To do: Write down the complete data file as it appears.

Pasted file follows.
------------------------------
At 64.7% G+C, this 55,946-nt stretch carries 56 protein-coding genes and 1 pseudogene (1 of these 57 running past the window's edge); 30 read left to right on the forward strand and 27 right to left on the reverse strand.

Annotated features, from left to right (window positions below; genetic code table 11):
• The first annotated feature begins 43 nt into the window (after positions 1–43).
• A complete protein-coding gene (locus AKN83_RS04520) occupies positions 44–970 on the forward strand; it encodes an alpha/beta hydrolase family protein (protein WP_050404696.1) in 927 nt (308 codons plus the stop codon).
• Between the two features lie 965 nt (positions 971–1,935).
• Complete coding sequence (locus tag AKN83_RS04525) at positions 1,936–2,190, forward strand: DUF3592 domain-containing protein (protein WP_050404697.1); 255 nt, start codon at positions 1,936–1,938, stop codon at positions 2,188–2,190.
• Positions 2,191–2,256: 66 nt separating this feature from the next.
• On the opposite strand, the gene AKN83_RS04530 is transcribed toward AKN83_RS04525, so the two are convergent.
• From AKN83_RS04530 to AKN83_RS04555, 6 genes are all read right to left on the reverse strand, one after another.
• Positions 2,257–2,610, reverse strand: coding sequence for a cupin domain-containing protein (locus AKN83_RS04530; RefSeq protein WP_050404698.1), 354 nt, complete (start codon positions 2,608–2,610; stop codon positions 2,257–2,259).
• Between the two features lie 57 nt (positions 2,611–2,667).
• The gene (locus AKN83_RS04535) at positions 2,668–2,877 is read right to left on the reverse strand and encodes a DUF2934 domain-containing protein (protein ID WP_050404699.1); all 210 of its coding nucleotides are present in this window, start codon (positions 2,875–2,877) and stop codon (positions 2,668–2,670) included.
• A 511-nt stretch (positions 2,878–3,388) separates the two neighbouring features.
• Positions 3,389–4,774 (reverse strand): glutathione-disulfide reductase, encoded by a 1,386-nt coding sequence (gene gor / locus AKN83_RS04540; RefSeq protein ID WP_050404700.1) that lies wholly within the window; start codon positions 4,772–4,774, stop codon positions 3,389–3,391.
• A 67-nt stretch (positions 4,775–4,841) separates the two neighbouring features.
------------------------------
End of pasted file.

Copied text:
At 64.7% G+C, this 55,946-nt stretch carries 56 protein-coding genes and 1 pseudogene (1 of these 57 running past the window's edge); 30 read left to right on the forward strand and 27 right to left on the reverse strand.

Annotated features, from left to right (window positions below; genetic code table 11):
• The first annotated feature begins 43 nt into the window (after positions 1–43).
• A complete protein-coding gene (locus AKN83_RS04520) occupies positions 44–970 on the forward strand; it encodes an alpha/beta hydrolase family protein (protein WP_050404696.1) in 927 nt (308 codons plus the stop codon).
• Between the two features lie 965 nt (positions 971–1,935).
• Complete coding sequence (locus tag AKN83_RS04525) at positions 1,936–2,190, forward strand: DUF3592 domain-containing protein (protein WP_050404697.1); 255 nt, start codon at positions 1,936–1,938, stop codon at positions 2,188–2,190.
• Positions 2,191–2,256: 66 nt separating this feature from the next.
• On the opposite strand, the gene AKN83_RS04530 is transcribed toward AKN83_RS04525, so the two are convergent.
• From AKN83_RS04530 to AKN83_RS04555, 6 genes are all read right to left on the reverse strand, one after another.
• Positions 2,257–2,610, reverse strand: coding sequence for a cupin domain-containing protein (locus AKN83_RS04530; RefSeq protein WP_050404698.1), 354 nt, complete (start codon positions 2,608–2,610; stop codon positions 2,257–2,259).
• Between the two features lie 57 nt (positions 2,611–2,667).
• The gene (locus AKN83_RS04535) at positions 2,668–2,877 is read right to left on the reverse strand and encodes a DUF2934 domain-containing protein (protein ID WP_050404699.1); all 210 of its coding nucleotides are present in this window, start codon (positions 2,875–2,877) and stop codon (positions 2,668–2,670) included.
• A 511-nt stretch (positions 2,878–3,388) separates the two neighbouring features.
• Positions 3,389–4,774 (reverse strand): glutathione-disulfide reductase, encoded by a 1,386-nt coding sequence (gene gor / locus AKN83_RS04540; RefSeq protein ID WP_050404700.1) that lies wholly within the window; start codon positions 4,772–4,774, stop codon positions 3,389–3,391.
• A 67-nt stretch (positions 4,775–4,841) separates the two neighbouring features.